Soraya Sarhaddi Nelson

International correspondent Soraya Sarhaddi Nelson is based in Berlin and covers Central Europe for NPR. Her reports can be heard on NPR's award-winning programs including Morning Edition and All Things Considered.

She was previously based in Cairo and covered the Arab World for NPR from the Middle East to North Africa. Nelson returns to Egypt on occasion to cover the tumultuous transition to democracy there.

In 2006, Nelson opened the NPR Kabul Bureau. During the following three and a half years, she gave listeners in an in-depth sense of life inside Afghanistan, from the increase in suicide among women in a country that treats them as second class citizens to the growing interference of Iran and Pakistan in Afghan affairs. For her coverage of Afghanistan, she won a Peabody Award, Overseas Press Club Award and the Gracie in 2010. She received the Elijah Parish Lovejoy Award from Colby College in 2011 for her coverage in the Middle East and Afghanistan.

Nelson spent 20 years as newspaper reporter, including as Knight Ridder's Middle East Bureau Chief. While at the Los Angeles Times, she was sent on extended assignment to Iran and Afghanistan following the Sept. 11, 2001 terrorist attacks. She spent three years an editor and reporter for Newsday and was part of the team that won the 1997 Pulitzer Prize for covering the crash of TWA Flight 800.

A graduate of the University of Maryland, Nelson speaks Farsi, Dari and German.

The airline operating the plane that crashed in the French Alps says the plane had been inspected and found safe Monday. Officials in the German town that lost 16 schoolchildren in the disaster say there will be no classes tomorrow, but children will be welcomed for counseling.

Asylum-seekers are flooding into Germany in record numbers, with more than 200,000 applying for that status last year, many from Muslim countries, according to the government.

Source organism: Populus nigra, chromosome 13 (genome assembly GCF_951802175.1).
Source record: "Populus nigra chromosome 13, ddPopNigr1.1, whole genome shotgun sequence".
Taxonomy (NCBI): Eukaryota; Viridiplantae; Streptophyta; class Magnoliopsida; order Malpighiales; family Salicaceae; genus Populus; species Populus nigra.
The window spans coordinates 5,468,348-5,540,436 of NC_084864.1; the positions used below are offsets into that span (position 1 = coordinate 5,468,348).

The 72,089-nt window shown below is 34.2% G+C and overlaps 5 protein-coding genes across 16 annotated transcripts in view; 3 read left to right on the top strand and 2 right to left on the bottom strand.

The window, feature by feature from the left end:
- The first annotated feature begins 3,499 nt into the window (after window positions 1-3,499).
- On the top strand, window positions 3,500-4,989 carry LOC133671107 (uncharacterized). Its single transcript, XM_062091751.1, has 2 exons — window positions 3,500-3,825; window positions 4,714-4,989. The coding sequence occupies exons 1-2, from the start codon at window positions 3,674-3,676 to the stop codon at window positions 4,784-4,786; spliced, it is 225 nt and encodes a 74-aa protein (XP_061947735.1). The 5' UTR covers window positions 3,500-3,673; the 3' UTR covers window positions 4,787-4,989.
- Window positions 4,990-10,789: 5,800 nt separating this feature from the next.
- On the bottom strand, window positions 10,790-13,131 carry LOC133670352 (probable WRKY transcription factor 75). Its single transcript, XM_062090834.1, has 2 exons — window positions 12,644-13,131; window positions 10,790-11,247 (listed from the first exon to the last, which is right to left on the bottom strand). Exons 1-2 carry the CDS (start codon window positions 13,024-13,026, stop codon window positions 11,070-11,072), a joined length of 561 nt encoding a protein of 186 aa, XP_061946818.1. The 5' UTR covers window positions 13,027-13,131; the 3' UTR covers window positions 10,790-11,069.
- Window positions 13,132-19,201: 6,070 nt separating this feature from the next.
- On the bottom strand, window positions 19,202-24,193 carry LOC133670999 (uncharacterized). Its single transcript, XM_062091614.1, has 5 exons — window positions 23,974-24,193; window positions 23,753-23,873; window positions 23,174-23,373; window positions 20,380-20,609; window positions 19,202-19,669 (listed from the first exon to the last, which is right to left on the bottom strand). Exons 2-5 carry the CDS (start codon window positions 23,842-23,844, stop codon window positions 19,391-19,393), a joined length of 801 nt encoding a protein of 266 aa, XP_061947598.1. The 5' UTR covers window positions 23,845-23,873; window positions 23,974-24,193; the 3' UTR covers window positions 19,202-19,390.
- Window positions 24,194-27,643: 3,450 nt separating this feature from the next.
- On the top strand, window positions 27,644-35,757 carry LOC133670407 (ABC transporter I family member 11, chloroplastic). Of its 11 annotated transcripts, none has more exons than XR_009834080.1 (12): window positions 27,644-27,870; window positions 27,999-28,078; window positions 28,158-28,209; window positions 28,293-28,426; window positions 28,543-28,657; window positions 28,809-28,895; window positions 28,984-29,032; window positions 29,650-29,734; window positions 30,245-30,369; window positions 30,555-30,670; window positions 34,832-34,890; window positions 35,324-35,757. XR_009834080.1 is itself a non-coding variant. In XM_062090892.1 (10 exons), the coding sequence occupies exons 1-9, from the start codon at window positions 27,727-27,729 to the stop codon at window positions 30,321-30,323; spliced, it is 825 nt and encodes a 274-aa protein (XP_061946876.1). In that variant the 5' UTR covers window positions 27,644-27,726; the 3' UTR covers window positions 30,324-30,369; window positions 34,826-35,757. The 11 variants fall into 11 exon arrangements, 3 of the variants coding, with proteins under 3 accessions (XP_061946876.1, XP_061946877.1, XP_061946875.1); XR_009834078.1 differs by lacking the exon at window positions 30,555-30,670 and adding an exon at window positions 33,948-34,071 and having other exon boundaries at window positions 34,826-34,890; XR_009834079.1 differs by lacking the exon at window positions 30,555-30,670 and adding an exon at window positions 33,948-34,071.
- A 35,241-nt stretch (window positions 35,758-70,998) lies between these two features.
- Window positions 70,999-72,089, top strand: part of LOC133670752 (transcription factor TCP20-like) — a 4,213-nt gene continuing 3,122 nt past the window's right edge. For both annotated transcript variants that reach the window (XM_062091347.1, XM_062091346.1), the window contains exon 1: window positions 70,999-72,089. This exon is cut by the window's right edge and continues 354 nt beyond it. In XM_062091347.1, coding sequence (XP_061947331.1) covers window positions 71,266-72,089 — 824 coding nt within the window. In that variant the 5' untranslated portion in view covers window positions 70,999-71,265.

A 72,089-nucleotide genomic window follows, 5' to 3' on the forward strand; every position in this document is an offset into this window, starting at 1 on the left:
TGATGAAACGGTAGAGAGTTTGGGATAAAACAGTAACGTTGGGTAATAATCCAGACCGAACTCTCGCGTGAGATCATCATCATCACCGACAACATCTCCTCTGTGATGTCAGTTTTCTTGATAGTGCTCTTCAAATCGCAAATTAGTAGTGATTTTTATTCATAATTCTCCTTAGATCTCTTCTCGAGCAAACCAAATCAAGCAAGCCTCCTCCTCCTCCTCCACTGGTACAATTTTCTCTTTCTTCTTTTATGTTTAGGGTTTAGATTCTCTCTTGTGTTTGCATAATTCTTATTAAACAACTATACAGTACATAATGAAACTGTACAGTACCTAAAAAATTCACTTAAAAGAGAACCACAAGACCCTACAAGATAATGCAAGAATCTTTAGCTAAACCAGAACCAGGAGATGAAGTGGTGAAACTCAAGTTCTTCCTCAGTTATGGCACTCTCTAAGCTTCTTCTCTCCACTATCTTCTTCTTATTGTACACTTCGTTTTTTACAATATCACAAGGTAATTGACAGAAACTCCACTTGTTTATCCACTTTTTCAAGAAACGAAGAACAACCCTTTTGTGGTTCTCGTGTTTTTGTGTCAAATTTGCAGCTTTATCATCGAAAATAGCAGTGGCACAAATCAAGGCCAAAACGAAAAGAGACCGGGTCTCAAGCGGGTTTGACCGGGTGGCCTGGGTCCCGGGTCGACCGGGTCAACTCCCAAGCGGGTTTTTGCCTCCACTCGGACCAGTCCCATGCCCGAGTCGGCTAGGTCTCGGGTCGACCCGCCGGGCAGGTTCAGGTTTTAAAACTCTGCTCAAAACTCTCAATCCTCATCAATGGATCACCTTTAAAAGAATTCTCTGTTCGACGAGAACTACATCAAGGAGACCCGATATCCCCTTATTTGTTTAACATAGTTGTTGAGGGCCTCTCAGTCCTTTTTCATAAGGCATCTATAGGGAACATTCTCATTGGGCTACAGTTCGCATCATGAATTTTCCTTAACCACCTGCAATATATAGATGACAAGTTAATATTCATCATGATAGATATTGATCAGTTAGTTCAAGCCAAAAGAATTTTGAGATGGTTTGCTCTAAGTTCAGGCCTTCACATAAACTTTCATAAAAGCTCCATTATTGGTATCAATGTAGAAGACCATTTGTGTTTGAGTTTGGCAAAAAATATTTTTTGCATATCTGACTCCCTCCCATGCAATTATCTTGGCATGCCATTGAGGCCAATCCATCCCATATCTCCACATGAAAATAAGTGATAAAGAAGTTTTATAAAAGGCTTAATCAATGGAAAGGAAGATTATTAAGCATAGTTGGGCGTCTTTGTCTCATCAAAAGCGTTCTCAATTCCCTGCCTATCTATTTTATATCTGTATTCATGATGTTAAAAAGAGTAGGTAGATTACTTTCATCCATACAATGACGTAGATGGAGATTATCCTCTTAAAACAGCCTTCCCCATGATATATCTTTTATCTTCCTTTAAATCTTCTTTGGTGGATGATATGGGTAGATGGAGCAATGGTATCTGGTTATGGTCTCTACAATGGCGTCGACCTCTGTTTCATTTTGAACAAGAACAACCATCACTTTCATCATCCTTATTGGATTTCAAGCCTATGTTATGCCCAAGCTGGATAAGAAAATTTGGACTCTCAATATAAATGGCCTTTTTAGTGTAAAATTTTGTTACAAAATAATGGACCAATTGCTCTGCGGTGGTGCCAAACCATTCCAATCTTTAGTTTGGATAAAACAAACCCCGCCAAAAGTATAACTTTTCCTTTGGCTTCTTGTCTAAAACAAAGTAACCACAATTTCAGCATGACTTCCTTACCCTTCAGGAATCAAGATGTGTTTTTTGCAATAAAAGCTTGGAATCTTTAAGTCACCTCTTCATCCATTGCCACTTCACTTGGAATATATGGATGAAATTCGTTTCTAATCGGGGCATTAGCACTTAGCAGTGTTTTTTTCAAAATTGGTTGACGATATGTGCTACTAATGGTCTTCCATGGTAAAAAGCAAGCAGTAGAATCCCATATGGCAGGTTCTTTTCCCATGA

Sadiqu al-Mousllie sees humor as a good way to fight growing anti-Islam sentiment in Germany.

He lives in Braunschweig, in western Germany. Earlier this month, he decided to go downtown and hold up a sign that read, "I am a Moslem. What would you like to know?"

"This is a bridge of communication," the Syrian-born German says. "Some people dared to ask, some others not, so we went to them and give them some chocolate and a say of our prophet to know what Muslims are thinking about."

Mousllie, 44, says he hopes to do it every other week.

Copyright 2015 NPR. To see more, visit http://www.npr.org/.

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RACHEL MARTIN, HOST:

Seventy years ago, Soviet soldiers liberated Auschwitz, the most notorious of Nazi concentration camps.

Some 300 Holocaust survivors were at Auschwitz on Tuesday, along with several European presidents and other government officials, to honor at least 1.1 million people who were murdered, 1 million of whom were Jewish.

Among those killed there were Jack Mandelbaum's mother and brother. The Polish-born Mandelbaum survived, spared at the last minute by an officer of the dreaded SS who yanked the teen away from his family and sent him instead to a forced labor camp.

Copyright 2015 NPR. To see more, visit http://www.npr.org/.

A housing shortage for asylum seekers in Germany has led one city to propose a controversial solution that would place 21 refugees in a barracks on the grounds of a Nazi-era concentration camp.

Carsten Morgenthal, who is a spokesman for the city of Schwerte in North Rhine Westphalia, tells the Westdeutsche Allgemeine newspaper it isn't the first time this would be done.

Two decades ago, Schwerte officials also placed refugees at what was once a forced labor branch of the notorious Buchenwald camp during World War II.

Romania is one of the poorest and most corrupt countries in Europe and it's been that way for years. It's a tough legacy to overcome, but there are signs the country is trying to make a fresh start.

Klaus Iohannis, an underdog presidential candidate who campaigned on a platform of fighting corruption, won a surprising victory last month over the ruling party's nominee. Iohannis, 55, was sworn into office last Sunday.

Twenty-five years ago, the Communist leaders of Eastern Europe were falling like dominoes. And on Christmas Day in 1989, Romanian dictator Nicolae Ceausescu and his wife, Elena, were executed by firing squad. The deaths of the despised couple ended a quarter-century of iron-fisted rule that translated into oppression and misery for most Romanians.

Yet many in that country — including some of their opponents — question the summary nature of the Ceausescus' trial and sentence.

Copyright 2014 NPR. To see more, visit http://www.npr.org/.

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